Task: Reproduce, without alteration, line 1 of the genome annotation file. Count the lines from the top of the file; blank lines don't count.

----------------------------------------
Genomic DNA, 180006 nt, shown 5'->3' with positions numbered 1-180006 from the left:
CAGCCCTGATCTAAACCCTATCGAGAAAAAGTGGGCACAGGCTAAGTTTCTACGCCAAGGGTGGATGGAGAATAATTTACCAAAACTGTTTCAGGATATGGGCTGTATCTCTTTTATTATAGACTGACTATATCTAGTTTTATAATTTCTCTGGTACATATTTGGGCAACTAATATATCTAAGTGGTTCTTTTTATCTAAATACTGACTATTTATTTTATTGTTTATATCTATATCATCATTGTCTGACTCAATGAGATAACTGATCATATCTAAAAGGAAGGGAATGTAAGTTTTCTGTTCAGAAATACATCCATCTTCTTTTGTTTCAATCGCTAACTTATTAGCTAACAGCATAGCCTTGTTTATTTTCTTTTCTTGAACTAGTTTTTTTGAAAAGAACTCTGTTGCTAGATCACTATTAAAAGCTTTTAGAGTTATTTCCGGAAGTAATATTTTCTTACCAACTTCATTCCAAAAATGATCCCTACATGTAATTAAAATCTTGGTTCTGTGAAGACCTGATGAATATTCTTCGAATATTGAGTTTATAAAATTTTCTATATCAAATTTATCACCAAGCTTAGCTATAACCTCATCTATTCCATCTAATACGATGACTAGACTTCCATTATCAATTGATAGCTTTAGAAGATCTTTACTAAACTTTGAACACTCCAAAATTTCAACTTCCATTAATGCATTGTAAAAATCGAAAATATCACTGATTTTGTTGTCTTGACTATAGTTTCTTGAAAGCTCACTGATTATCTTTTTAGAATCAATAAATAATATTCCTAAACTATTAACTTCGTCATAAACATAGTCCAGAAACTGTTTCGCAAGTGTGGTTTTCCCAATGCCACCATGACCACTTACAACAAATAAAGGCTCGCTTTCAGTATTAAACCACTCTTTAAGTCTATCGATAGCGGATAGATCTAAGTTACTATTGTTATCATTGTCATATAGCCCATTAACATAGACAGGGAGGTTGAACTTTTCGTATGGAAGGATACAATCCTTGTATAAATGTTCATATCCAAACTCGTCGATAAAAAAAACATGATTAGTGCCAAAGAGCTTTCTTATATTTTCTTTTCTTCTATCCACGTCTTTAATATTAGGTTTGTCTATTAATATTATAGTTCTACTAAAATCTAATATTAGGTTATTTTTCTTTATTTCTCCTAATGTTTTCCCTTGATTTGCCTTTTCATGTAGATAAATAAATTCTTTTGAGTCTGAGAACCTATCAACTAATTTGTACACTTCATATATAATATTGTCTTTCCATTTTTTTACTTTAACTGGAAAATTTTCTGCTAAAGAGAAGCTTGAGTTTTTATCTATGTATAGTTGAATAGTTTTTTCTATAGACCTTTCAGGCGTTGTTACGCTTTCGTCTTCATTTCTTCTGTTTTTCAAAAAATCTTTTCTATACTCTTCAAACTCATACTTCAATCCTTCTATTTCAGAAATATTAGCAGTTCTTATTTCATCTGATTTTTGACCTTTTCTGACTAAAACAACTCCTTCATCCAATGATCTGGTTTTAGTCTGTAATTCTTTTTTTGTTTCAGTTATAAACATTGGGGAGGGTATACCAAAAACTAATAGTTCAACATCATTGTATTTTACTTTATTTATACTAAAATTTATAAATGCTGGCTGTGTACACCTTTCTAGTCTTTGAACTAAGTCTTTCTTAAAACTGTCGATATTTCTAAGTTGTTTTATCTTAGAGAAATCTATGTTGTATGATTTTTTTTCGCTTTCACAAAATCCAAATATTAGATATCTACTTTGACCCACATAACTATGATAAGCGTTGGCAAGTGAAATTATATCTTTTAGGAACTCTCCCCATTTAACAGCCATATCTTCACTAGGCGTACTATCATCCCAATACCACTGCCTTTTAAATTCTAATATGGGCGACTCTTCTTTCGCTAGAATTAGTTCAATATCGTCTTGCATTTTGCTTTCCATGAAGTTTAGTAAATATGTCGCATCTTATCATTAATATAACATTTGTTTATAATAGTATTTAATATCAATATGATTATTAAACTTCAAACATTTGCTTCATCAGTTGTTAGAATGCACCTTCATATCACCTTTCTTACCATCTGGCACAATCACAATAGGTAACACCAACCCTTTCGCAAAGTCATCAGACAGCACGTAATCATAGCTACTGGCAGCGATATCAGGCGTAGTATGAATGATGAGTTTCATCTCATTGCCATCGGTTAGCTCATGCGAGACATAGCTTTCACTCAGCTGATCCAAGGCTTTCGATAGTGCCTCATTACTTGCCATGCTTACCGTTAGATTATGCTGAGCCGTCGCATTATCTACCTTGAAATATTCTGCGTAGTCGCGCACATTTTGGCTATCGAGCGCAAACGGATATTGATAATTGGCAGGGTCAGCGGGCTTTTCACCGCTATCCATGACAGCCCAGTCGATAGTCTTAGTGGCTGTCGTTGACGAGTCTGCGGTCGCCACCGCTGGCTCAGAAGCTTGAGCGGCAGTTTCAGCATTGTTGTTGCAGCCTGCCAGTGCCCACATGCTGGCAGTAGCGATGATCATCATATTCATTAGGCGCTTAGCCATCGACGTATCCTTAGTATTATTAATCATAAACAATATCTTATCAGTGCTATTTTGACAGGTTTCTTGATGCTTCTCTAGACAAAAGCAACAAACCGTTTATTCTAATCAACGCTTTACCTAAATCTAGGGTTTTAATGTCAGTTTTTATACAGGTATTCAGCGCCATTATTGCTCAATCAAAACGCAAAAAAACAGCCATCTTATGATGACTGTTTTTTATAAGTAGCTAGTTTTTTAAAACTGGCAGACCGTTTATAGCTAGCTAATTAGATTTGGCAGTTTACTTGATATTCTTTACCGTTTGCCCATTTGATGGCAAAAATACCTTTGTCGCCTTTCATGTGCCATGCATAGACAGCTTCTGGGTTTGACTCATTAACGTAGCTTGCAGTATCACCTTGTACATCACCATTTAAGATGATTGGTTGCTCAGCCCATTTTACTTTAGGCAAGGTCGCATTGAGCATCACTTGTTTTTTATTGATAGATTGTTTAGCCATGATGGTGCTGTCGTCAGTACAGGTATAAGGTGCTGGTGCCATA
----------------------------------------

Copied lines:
Genomic DNA, 180006 nt, shown 5'->3' with positions numbered 1-180006 from the left: